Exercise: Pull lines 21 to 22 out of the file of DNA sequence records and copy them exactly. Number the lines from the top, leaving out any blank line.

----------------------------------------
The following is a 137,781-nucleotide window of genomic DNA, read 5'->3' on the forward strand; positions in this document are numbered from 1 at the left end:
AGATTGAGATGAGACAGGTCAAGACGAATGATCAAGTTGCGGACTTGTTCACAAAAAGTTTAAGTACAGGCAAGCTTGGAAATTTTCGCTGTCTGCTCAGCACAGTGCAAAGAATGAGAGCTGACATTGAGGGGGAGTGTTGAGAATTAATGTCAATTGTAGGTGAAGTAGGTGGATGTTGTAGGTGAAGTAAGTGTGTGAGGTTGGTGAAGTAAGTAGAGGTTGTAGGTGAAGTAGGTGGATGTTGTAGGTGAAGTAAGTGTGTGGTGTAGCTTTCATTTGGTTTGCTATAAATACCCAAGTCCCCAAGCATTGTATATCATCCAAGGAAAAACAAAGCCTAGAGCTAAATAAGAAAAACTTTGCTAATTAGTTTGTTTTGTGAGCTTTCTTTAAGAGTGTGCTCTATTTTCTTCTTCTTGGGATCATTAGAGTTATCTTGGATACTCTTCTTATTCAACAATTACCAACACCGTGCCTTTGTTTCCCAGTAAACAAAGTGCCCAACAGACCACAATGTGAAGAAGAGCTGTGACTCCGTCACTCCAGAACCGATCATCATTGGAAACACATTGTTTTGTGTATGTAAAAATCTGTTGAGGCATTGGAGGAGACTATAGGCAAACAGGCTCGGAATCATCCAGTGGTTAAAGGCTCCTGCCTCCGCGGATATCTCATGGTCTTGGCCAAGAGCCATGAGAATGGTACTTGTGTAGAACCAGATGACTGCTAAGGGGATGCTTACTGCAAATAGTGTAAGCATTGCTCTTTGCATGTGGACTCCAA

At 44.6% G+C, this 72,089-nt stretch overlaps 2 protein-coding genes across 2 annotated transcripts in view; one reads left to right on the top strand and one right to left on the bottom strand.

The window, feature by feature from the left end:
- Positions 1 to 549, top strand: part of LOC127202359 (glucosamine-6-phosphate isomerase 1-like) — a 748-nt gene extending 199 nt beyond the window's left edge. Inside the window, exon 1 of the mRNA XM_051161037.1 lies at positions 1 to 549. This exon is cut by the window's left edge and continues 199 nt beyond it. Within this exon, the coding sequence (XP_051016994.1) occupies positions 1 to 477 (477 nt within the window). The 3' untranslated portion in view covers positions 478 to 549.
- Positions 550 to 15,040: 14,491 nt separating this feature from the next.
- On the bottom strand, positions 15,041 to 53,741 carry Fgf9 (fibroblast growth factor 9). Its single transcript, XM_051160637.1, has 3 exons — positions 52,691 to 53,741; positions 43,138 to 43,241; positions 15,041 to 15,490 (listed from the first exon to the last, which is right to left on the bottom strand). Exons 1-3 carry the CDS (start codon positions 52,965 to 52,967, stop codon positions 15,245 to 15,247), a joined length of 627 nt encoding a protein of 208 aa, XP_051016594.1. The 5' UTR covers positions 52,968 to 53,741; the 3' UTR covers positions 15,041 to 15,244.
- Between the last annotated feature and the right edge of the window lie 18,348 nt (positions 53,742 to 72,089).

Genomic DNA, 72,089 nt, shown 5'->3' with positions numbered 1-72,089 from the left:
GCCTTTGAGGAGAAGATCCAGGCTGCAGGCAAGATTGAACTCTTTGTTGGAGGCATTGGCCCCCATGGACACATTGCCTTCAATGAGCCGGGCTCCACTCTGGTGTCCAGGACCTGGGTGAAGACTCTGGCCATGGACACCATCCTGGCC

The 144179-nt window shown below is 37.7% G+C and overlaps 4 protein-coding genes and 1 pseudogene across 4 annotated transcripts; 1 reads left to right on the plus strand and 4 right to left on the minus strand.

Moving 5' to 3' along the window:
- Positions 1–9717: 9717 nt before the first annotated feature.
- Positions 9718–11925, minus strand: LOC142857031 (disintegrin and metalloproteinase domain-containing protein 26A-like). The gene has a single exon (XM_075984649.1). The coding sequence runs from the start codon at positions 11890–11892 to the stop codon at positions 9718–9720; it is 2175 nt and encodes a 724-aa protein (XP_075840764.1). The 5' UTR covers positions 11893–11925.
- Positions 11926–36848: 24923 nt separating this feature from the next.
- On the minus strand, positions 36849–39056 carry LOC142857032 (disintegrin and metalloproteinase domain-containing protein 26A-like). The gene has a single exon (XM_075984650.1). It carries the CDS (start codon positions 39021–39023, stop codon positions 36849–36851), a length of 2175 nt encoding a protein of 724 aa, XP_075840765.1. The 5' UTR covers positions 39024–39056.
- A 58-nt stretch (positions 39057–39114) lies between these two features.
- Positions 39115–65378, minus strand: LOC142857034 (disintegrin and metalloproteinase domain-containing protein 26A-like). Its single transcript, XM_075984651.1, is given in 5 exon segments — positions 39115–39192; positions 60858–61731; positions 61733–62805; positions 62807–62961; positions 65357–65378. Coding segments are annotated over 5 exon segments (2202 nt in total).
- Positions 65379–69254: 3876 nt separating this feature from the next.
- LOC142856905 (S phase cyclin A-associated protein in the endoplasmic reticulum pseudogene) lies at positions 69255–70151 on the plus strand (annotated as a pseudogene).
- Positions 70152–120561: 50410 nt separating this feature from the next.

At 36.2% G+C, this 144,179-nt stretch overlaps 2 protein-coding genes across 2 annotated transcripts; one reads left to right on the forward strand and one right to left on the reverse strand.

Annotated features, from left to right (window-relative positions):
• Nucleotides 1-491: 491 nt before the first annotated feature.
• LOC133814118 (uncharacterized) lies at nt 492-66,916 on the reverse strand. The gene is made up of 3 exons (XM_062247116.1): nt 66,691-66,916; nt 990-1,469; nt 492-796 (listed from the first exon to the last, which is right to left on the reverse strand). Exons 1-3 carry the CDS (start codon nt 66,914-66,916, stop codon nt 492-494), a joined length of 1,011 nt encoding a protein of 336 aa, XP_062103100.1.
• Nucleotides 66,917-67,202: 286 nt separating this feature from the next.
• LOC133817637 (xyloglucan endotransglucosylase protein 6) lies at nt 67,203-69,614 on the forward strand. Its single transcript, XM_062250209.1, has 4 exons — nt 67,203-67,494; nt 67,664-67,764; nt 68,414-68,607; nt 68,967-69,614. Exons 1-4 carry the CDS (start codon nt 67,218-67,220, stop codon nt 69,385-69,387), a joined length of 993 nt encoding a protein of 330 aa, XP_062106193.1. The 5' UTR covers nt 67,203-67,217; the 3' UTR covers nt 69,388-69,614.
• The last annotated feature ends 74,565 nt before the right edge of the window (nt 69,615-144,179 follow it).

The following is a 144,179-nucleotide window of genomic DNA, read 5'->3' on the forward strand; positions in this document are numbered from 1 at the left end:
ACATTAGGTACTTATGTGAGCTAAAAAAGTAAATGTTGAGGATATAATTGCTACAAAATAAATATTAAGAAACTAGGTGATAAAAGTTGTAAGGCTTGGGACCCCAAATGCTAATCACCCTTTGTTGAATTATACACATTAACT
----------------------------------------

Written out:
- Positions 70152–120561: 50410 nt separating this feature from the next.

At 36.2% G+C, this 144,179-nt stretch overlaps 2 protein-coding genes across 2 annotated transcripts; one reads left to right on the forward strand and one right to left on the reverse strand.